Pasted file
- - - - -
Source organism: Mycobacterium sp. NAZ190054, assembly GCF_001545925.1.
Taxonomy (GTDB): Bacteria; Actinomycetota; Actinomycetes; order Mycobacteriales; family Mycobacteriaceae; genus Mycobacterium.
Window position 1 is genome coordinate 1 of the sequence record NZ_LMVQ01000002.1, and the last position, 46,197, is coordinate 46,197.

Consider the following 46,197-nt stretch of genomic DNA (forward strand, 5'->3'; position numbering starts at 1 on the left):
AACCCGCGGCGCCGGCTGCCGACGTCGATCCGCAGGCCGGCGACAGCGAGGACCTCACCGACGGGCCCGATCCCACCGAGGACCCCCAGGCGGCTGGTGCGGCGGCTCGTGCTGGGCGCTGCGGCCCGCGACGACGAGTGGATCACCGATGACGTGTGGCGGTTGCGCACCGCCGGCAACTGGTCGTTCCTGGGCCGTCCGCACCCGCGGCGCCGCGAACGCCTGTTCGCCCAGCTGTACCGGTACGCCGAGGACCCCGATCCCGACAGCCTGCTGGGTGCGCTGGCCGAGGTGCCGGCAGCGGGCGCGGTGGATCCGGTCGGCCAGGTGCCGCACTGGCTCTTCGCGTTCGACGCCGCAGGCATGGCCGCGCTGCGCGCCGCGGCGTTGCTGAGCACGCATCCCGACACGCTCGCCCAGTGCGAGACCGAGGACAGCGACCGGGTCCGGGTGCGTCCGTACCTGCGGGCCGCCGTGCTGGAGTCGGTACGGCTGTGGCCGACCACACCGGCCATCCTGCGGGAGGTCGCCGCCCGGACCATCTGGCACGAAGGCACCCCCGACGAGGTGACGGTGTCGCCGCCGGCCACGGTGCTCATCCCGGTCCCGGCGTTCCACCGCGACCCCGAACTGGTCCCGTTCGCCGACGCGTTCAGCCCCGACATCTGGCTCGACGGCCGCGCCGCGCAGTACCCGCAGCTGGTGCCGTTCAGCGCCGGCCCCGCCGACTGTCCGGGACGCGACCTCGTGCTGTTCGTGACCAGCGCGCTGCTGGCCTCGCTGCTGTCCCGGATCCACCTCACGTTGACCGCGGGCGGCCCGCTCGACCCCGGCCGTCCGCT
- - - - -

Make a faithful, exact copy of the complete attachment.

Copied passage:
Source organism: Mycobacterium sp. NAZ190054, assembly GCF_001545925.1.
Taxonomy (GTDB): Bacteria; Actinomycetota; Actinomycetes; order Mycobacteriales; family Mycobacteriaceae; genus Mycobacterium.
Window position 1 is genome coordinate 1 of the sequence record NZ_LMVQ01000002.1, and the last position, 46,197, is coordinate 46,197.

Consider the following 46,197-nt stretch of genomic DNA (forward strand, 5'->3'; position numbering starts at 1 on the left):
AACCCGCGGCGCCGGCTGCCGACGTCGATCCGCAGGCCGGCGACAGCGAGGACCTCACCGACGGGCCCGATCCCACCGAGGACCCCCAGGCGGCTGGTGCGGCGGCTCGTGCTGGGCGCTGCGGCCCGCGACGACGAGTGGATCACCGATGACGTGTGGCGGTTGCGCACCGCCGGCAACTGGTCGTTCCTGGGCCGTCCGCACCCGCGGCGCCGCGAACGCCTGTTCGCCCAGCTGTACCGGTACGCCGAGGACCCCGATCCCGACAGCCTGCTGGGTGCGCTGGCCGAGGTGCCGGCAGCGGGCGCGGTGGATCCGGTCGGCCAGGTGCCGCACTGGCTCTTCGCGTTCGACGCCGCAGGCATGGCCGCGCTGCGCGCCGCGGCGTTGCTGAGCACGCATCCCGACACGCTCGCCCAGTGCGAGACCGAGGACAGCGACCGGGTCCGGGTGCGTCCGTACCTGCGGGCCGCCGTGCTGGAGTCGGTACGGCTGTGGCCGACCACACCGGCCATCCTGCGGGAGGTCGCCGCCCGGACCATCTGGCACGAAGGCACCCCCGACGAGGTGACGGTGTCGCCGCCGGCCACGGTGCTCATCCCGGTCCCGGCGTTCCACCGCGACCCCGAACTGGTCCCGTTCGCCGACGCGTTCAGCCCCGACATCTGGCTCGACGGCCGCGCCGCGCAGTACCCGCAGCTGGTGCCGTTCAGCGCCGGCCCCGCCGACTGTCCGGGACGCGACCTCGTGCTGTTCGTGACCAGCGCGCTGCTGGCCTCGCTGCTGTCCCGGATCCACCTCACGTTGACCGCGGGCGGCCCGCTCGACCCCGGCCGTCCGCT